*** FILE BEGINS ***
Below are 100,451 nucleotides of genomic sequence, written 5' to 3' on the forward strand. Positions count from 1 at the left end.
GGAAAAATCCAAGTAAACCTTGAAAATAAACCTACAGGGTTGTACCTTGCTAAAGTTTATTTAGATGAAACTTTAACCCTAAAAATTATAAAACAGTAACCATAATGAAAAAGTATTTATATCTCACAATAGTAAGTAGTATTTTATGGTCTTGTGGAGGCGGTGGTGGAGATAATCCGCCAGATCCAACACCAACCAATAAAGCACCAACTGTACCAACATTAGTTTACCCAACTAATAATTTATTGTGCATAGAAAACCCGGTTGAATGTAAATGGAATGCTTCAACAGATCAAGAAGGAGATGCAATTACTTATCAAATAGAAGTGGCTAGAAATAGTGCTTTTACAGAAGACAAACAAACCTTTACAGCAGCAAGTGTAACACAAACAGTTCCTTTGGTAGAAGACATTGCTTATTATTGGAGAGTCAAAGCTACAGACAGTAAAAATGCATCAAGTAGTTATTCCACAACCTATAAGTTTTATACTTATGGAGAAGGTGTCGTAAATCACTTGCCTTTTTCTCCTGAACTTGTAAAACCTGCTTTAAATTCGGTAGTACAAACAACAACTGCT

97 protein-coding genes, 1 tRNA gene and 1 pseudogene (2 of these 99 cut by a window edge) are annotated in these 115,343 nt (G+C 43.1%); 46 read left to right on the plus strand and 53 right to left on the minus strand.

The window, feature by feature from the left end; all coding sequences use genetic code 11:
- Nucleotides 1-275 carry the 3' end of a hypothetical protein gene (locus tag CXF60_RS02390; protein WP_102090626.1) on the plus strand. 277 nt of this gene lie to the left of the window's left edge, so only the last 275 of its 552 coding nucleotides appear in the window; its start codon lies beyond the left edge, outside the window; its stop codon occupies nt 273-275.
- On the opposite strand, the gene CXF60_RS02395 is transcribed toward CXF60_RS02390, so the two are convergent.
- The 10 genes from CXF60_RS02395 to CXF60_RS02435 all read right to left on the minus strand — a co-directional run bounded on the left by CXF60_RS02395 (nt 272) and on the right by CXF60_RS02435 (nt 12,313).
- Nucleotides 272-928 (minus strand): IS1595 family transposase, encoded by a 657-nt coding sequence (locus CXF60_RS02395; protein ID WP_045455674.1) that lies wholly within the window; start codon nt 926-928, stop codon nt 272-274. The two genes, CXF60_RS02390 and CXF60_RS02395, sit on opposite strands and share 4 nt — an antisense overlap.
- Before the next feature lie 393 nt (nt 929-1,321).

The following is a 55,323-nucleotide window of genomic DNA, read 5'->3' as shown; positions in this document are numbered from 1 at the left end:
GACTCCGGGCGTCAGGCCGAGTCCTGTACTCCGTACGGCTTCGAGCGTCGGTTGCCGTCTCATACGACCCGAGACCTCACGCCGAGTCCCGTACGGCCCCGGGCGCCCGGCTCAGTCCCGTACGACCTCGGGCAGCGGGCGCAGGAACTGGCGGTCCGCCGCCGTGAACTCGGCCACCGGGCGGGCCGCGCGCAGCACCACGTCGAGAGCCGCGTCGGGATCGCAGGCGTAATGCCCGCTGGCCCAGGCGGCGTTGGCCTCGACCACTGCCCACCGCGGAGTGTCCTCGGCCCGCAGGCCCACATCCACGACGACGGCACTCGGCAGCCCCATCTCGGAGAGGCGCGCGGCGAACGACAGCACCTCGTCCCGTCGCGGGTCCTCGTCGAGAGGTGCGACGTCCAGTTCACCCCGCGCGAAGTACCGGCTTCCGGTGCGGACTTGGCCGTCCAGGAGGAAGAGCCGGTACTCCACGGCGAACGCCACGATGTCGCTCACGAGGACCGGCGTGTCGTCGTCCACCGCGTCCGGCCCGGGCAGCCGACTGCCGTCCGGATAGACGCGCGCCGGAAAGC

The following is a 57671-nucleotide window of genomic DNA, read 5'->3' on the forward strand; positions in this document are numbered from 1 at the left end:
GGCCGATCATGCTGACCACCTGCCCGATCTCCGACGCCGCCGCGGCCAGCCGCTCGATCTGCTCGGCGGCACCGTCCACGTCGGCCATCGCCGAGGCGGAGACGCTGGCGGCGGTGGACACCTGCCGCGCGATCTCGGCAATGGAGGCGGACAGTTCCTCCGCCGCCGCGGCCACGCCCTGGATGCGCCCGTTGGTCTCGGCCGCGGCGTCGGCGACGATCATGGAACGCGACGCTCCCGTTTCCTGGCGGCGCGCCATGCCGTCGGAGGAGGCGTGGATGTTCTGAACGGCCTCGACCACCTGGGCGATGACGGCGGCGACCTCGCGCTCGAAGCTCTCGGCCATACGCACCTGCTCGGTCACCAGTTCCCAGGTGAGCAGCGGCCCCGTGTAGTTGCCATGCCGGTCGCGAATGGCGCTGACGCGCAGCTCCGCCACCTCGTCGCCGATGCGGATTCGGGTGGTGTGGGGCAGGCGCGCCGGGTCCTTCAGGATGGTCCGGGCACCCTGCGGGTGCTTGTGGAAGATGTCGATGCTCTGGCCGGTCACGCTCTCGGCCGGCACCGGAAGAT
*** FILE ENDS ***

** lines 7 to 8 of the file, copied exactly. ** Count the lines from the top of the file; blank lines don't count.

- The 10 genes from CXF60_RS02395 to CXF60_RS02435 all read right to left on the minus strand — a co-directional run bounded on the left by CXF60_RS02395 (nt 272) and on the right by CXF60_RS02435 (nt 12,313).
- Nucleotides 272-928 (minus strand): IS1595 family transposase, encoded by a 657-nt coding sequence (locus CXF60_RS02395; protein ID WP_045455674.1) that lies wholly within the window; start codon nt 926-928, stop codon nt 272-274. The two genes, CXF60_RS02390 and CXF60_RS02395, sit on opposite strands and share 4 nt — an antisense overlap.